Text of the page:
“Step daughter” John Ossoway an article from the upcoming River of Heaven game.
“The Hangman’s Daughter” by Nathan Baron, an   adventure set in the Empires Rising setting.

The Furnace – how it went

Ok the short version of this was that it Rocked mightily 🙂

It was a Saturday night game and fully booked with with six players.  I’d been running all day and had been on the beers the night before, so at game start I had hit the wall. Frankly I was almost “rabbits in headlights” scared, and the players were already there keen and looking up at me as I arrived.  But I pulled my boots up, made my introductions and got into it.

Characters where handed out, and we ended up with a nice mix of Fighters, Elves, Dwarfs and Clerics from the pile of ten characters which had all the permutations of 5th Level Basic/Expert. Obviously no one was in the mood to play a Halfling or Thief 😉

I did my grand introduction about the Mad Tzar, a fiend of immeasurable evil shaking free of his prison in the Iron Moon suspended over the City of Eternal Shadow. Then the players got into it role-playing and exploring the city, before getting into a fight with 20 Zombies. Now in any other system, the players would have either a) run away and let the NPCs deal with it (there was a group of local Clerics who were on hand to deal with such threats) or b) complained bitterly about how the game was going to descend into a big grinding fight. Not so here, the players got into with gusto and relish and an epic zombie fight was embarked on! It was a good wetting of the feet as regards the system, as I think every one was a bit rusty. Even the D&D regulars used it as an excuse to test out which version of D&D we where playing (Labyrinth Lord). Of course they were triumphant, but one of the Clerics ,played by Andy, took a huge pounding, so there was a nice edge of danger there.  Throughout the fight the banter and roleplaying continued in a relaxed manner which was good as well. In fact it must be said although admitly D&D is more combat heavy than alot of games I play, at no point did the players treat it as a figurine-less war game, which mightly heartened and impressed me.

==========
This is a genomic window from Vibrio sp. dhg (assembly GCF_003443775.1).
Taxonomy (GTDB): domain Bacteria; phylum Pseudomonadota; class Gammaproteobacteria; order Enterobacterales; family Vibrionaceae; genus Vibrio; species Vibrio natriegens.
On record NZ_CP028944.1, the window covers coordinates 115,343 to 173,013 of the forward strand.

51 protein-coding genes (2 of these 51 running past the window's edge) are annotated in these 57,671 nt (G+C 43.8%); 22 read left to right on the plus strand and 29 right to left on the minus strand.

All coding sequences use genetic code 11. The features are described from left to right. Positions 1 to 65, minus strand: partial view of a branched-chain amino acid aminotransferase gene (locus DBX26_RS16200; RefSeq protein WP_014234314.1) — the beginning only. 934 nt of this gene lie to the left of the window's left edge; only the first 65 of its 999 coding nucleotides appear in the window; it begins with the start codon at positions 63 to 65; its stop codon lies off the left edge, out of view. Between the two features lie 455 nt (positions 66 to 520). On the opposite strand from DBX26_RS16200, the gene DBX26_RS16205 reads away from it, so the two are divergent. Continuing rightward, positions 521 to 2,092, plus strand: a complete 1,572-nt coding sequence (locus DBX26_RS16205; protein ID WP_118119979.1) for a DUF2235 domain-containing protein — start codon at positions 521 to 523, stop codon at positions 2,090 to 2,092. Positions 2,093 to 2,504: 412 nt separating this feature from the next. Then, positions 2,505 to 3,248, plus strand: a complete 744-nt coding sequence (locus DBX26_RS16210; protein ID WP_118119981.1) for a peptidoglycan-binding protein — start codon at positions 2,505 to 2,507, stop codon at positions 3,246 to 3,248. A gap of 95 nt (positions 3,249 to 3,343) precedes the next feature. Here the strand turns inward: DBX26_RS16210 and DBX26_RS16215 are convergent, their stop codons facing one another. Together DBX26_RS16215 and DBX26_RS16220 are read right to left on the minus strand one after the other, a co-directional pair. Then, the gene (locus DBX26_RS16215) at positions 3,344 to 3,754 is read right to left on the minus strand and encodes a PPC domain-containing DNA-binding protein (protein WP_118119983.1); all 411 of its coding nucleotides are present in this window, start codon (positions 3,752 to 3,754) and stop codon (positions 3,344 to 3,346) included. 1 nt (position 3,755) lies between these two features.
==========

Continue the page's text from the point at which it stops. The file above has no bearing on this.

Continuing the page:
Play then flowed from this fight as they made their way up to the Iron Moon via a masusleum dedicated to the 10,000 who died in the Mad Tzar’s previous reign of terror.  I won’t say any more about it here, because I’m planning to write up and publish the adventure and because I didn’t intend this post to be an ‘actual play’ post. More me mulling over how it went.

Couple of other points arising from the game.

  • Use of 5th Level characters, as suggested by Sacha, was bang on. Magic-Users and Clerics had enough spells and other classes where generally effective enough so that they had lots of things to do. Therefore no one sat arround bored.
  • The online character generator I used was a great time saver, I really created this at the last minute, but some of the characters created were a bit odd. Clerics with no heal spells and Magic Users with no effective spells in their spell books. I should have reviewed and chucked out these duds before the game. DOH!
  • Tournament adventures with a fairly set goal of “go here and save the world” can be very linear as the players spend less time exploring. In its current form they players only visited about 50% of the locations. Either I mix it up a bit and make the dungeon levels a bit more ‘twisty’ and less easy to navigate by taking a direct route, or I live with that. For a four hour con scenario it was bang on, who’s to say that a home group would explore more of the finer points. One to mull over and work out in play testing.
  • Fireball spells really are the dogs bollocks 🙂

Overall we had a grand time and I was really surprised how straight forward the fun was. Looks like I’ll be doing regular D&D con scenarios from now on in.